The internet’s been abuzz about “Birdemic: Shock and Terror,” which stands a fair chance of becoming to this decade what “The Room” was to the last — a film so cluelessly, inexplicably terrible that it attains cult status. In this way, James Nguyen’s movie seems destined to go down in history alongside “Troll 2,” “The Room” and the selected works of Edward D. Wood Jr. The difference this time around is the amount of self-flagellation involved.
Ed Wood — the patron saint of bad filmmakers — actually managed to complete 14 films and one TV pilot in his lifetime. These days, he’s primarily remembered for “Glen or Glenda” and “Plan 9 From Outer Space” — not successful in their time, and not even during Wood’s lifetime, but resurrected two years after his death with the publication of “The Golden Turkey Awards,” a book written by Michael Medved (before his conservative-loon days) with his brother, which deemed “Plan 9” the worst film of all time. With Wood safely dead, cult worship could proceed without guilt. Wood’s final years — mired in alcoholism, depression and financial trouble, culminating in a premature heart attack — could be safely set aside, along with his many other films not sufficiently terrible enough to be of interest.
As Jonathan Rosenbaum wrote, Tim Burton’s delightful celebration of Ed Wood is scrupulously accurate about recreating the films themselves and willfully ignorant about many of the realities of his life — the alternative would be too depressing. This is no longer an option — when the objects of your cult celebration/derision are around to do the Q&A’s, the response can get a lot more conflicted.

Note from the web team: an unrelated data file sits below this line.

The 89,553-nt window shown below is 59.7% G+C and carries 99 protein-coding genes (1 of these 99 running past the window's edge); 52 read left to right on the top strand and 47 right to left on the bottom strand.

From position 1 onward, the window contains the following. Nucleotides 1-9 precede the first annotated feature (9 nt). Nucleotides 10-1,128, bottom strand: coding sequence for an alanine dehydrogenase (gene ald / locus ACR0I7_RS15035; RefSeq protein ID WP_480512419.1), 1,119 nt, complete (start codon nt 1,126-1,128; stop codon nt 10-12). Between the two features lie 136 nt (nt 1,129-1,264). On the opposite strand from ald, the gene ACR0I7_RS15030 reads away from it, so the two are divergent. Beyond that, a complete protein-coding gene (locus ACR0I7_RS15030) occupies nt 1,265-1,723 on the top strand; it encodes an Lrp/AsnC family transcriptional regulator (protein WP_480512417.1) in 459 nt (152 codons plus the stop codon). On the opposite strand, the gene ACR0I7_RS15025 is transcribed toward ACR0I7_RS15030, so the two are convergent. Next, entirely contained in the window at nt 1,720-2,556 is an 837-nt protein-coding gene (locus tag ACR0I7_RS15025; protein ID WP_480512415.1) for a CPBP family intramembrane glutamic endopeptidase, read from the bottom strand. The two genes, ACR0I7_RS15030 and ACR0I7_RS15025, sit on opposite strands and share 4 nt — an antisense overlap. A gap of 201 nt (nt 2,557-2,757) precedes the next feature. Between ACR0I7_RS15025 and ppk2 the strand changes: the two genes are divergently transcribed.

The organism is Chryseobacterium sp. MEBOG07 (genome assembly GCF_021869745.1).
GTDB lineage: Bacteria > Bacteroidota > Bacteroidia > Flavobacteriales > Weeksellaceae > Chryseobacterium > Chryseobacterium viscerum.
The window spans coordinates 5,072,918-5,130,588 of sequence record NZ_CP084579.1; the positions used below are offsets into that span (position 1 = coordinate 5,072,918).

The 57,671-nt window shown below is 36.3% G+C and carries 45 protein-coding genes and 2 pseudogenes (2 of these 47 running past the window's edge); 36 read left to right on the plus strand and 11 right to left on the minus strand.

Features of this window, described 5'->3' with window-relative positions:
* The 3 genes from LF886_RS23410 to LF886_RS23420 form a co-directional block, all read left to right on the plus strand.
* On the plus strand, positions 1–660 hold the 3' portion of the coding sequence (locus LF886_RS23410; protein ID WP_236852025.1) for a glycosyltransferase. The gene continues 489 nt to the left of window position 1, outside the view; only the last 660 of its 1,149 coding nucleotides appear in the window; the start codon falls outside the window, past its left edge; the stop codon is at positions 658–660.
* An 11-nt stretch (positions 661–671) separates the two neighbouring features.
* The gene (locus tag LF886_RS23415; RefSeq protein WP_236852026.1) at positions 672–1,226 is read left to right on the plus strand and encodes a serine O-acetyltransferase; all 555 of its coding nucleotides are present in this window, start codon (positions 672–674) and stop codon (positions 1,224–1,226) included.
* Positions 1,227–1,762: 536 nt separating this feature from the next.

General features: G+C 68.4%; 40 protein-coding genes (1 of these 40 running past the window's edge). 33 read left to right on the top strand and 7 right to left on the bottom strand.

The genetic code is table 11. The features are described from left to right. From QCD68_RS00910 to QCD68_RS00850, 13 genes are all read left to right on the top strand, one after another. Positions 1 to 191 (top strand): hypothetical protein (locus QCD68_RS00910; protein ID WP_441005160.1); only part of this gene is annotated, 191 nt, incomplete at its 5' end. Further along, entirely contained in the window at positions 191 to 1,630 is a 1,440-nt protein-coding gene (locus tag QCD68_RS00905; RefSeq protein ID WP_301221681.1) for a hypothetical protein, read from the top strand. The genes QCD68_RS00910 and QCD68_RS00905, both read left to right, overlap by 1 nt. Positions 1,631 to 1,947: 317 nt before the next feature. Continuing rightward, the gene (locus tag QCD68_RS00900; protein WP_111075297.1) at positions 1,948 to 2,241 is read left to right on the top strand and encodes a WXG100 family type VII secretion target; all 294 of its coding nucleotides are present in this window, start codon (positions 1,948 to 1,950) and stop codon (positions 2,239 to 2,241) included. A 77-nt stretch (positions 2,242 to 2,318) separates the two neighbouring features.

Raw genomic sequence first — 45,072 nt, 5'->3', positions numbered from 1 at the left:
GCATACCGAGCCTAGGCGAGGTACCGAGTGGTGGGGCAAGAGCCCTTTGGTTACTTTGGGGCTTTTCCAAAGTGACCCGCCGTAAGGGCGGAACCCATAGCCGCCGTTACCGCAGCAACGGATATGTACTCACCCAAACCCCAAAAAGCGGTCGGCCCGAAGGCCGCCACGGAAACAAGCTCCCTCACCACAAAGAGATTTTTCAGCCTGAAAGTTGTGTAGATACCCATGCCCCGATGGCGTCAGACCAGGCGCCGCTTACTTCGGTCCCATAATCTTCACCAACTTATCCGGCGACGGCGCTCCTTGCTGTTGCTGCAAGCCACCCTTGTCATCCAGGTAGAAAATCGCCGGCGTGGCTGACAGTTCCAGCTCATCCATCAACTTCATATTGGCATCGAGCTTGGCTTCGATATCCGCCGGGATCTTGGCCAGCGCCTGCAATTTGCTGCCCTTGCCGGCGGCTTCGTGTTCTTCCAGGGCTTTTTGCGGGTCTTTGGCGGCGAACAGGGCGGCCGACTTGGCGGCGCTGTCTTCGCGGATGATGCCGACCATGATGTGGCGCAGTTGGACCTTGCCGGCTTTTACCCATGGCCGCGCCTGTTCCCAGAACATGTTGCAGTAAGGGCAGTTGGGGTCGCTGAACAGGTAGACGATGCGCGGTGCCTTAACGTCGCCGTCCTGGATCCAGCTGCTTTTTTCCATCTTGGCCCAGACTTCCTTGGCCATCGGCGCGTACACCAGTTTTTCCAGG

Hence the admission by The A.V. Club‘s Steve Heisler, in the middle of a long essay about the evening he spent hosting “The Room” auteur Tommy Wiseau, that realizing Wiseau made the film in earnest and now has reconciled himself to its camp value “was more than a little tragic to see.”
Nguyen promoted his film at Sundance last year and is now blowing up midnight screenings, and so responses to him are more than a little ambivalent. Over at Slate, Jonah Weiner posits that the great bad films constitute inexplicable “formal assaults,” and so audiences laugh at them because they’re able to feel “superior to the rube who made it,” but also as “a defense mechanism, a means to fend off the film’s uncanny, invasive effects.”
Over at The Awl, Melissa Lasky goes further, suggesting that it’s ultimately “hard not to admire someone who can exist so entirely in his own universe, free from the persecution and perceived criticism of others.” (At least, in relation to the internet.)
I’m not averse to the pleasures of the inexplicably terrible — I’ve seen Cam’Ron’s “Killa Season” five times — but it’s never quite a clean feeling. To celebrate Ed Wood’s work is to ignore his minor real-life tragedy; today, since the relationship of cult filmmaker to adoring audience has been collapsed in time, inevitably it’s a lot more ironic, weird, and more than a little guilt-ridden. These over-rationalizations of enjoyment show how complicated it’s getting to fetishize the awful in the face of its creator.
[Photos: “Birdemic: Shock and Terror,” Severin Films, 2008; “Plan 9 From Outer Space,” Legend Films, 1959]